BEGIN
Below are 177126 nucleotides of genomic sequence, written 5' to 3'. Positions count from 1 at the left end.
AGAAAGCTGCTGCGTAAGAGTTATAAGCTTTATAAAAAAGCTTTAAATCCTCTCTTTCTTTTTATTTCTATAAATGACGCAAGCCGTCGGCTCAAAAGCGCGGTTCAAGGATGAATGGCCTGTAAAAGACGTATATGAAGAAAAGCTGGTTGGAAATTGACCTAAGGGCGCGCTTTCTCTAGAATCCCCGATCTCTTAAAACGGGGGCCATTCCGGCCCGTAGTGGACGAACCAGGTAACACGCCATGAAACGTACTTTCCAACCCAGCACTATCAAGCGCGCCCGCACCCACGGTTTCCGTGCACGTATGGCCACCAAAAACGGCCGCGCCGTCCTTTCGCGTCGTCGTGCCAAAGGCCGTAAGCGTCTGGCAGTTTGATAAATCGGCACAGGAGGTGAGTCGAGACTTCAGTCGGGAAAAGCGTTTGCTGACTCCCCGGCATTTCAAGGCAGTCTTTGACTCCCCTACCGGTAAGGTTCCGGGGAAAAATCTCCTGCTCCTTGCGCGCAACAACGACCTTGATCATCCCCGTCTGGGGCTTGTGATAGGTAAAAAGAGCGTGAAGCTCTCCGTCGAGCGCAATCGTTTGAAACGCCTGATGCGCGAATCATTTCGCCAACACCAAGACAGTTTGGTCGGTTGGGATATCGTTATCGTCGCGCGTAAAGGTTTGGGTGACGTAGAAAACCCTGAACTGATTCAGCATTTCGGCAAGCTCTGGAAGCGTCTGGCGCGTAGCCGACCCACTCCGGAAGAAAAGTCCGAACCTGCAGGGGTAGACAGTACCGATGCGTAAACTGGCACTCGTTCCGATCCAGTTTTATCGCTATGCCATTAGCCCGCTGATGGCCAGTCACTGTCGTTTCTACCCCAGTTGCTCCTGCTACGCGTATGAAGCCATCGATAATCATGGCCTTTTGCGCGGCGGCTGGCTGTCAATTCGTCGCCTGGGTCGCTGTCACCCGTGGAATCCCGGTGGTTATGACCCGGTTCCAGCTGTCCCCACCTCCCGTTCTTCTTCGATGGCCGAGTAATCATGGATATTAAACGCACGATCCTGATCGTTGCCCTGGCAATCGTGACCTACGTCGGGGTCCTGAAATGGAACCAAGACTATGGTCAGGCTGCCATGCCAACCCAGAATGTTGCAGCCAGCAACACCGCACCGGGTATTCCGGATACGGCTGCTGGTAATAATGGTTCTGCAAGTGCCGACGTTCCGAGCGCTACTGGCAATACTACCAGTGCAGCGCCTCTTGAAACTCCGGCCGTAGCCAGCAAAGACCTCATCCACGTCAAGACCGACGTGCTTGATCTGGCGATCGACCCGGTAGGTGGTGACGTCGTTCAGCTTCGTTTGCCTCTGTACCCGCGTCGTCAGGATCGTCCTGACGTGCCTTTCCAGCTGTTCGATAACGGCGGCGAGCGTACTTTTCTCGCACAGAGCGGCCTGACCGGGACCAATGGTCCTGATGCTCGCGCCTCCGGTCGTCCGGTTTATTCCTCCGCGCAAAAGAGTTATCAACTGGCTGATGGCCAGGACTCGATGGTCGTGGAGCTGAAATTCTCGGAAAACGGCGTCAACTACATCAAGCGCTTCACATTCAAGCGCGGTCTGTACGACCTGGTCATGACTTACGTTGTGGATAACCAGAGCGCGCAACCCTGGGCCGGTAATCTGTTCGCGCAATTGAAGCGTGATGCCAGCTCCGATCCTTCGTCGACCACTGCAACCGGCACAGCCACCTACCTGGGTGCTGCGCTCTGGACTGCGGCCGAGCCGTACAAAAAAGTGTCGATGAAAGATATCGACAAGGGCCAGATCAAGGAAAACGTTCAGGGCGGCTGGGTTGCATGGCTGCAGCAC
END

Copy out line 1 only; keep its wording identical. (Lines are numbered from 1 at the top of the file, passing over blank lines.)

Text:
Below are 177126 nucleotides of genomic sequence, written 5' to 3'. Positions count from 1 at the left end.